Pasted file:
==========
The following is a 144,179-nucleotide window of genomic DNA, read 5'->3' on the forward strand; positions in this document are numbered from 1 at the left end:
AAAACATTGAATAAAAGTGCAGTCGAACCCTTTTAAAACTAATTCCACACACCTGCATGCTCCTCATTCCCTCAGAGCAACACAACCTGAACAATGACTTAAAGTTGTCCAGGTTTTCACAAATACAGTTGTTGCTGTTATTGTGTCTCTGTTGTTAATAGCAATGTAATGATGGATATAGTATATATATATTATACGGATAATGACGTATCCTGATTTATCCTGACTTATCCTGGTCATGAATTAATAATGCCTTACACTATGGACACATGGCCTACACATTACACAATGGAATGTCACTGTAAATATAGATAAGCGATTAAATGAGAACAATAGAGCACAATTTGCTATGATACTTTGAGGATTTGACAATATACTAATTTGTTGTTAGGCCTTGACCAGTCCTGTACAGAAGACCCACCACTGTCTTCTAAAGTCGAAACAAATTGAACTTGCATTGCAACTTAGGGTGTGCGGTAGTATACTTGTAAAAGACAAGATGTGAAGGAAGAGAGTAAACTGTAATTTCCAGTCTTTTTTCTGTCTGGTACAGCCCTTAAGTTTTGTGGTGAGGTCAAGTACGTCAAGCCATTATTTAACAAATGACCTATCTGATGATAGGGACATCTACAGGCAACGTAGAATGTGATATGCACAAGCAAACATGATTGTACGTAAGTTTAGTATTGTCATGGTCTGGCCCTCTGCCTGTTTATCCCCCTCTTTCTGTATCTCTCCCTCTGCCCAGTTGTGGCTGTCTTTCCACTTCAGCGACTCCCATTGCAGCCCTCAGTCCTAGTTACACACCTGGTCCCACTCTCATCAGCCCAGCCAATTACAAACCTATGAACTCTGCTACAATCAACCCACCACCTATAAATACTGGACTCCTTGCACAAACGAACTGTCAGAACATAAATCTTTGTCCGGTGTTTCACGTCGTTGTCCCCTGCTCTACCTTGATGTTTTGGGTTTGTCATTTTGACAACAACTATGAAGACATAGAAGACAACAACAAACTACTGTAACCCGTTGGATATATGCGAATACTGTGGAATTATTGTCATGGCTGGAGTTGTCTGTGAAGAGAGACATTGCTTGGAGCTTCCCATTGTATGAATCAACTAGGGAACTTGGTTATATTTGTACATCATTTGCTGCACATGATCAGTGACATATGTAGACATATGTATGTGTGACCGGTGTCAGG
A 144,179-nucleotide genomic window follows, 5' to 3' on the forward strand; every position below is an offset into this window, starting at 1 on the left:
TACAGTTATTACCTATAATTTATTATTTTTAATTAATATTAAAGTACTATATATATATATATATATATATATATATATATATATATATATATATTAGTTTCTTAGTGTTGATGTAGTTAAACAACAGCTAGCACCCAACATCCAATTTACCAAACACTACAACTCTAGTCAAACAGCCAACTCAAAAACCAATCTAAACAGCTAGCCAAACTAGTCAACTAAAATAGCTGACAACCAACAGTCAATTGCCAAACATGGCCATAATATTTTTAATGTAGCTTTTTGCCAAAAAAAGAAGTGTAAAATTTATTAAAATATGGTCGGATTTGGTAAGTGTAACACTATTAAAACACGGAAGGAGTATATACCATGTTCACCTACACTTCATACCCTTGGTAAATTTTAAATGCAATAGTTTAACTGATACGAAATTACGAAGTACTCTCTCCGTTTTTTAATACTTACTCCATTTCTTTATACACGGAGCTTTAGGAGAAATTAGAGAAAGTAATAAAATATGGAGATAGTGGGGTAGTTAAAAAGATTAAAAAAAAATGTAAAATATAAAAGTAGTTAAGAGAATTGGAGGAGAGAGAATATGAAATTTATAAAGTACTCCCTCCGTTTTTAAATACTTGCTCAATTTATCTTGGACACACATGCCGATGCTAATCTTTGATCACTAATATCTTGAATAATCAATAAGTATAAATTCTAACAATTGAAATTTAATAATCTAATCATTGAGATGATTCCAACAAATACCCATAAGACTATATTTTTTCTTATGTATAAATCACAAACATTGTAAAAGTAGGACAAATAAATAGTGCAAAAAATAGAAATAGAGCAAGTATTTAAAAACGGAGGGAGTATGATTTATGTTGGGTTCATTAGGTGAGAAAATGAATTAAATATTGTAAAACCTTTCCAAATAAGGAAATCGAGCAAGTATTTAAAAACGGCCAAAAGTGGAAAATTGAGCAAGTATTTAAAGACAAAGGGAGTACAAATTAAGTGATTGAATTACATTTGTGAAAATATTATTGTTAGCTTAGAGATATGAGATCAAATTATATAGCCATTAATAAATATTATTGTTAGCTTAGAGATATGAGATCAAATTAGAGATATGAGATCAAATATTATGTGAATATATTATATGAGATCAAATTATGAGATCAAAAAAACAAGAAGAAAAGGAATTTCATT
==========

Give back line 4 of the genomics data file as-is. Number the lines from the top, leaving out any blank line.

TACAGTTATTACCTATAATTTATTATTTTTAATTAATATTAAAGTACTATATATATATATATATATATATATATATATATATATATATATATATTAGTTTCTTAGTGTTGATGTAGTTAAACAACAGCTAGCACCCAACATCCAATTTACCAAACACTACAACTCTAGTCAAACAGCCAACTCAAAAACCAATCTAAACAGCTAGCCAAACTAGTCAACTAAAATAGCTGACAACCAACAGTCAATTGCCAAACATGGCCATAATATTTTTAATGTAGCTTTTTGCCAAAAAAAGAAGTGTAAAATTTATTAAAATATGGTCGGATTTGGTAAGTGTAACACTATTAAAACACGGAAGGAGTATATACCATGTTCACCTACACTTCATACCCTTGGTAAATTTTAAATGCAATAGTTTAACTGATACGAAATTACGAAGTACTCTCTCCGTTTTTTAATACTTACTCCATTTCTTTATACACGGAGCTTTAGGAGAAATTAGAGAAAGTAATAAAATATGGAGATAGTGGGGTAGTTAAAAAGATTAAAAAAAAATGTAAAATATAAAAGTAGTTAAGAGAATTGGAGGAGAGAGAATATGAAATTTATAAAGTACTCCCTCCGTTTTTAAATACTTGCTCAATTTATCTTGGACACACATGCCGATGCTAATCTTTGATCACTAATATCTTGAATAATCAATAAGTATAAATTCTAACAATTGAAATTTAATAATCTAATCATTGAGATGATTCCAACAAATACCCATAAGACTATATTTTTTCTTATGTATAAATCACAAACATTGTAAAAGTAGGACAAATAAATAGTGCAAAAAATAGAAATAGAGCAAGTATTTAAAAACGGAGGGAGTATGATTTATGTTGGGTTCATTAGGTGAGAAAATGAATTAAATATTGTAAAACCTTTCCAAATAAGGAAATCGAGCAAGTATTTAAAAACGGCCAAAAGTGGAAAATTGAGCAAGTATTTAAAGACAAAGGGAGTACAAATTAAGTGATTGAATTACATTTGTGAAAATATTATTGTTAGCTTAGAGATATGAGATCAAATTATATAGCCATTAATAAATATTATTGTTAGCTTAGAGATATGAGATCAAATTAGAGATATGAGATCAAATATTATGTGAATATATTATATGAGATCAAATTATGAGATCAAAAAAACAAGAAGAAAAGGAATTTCATT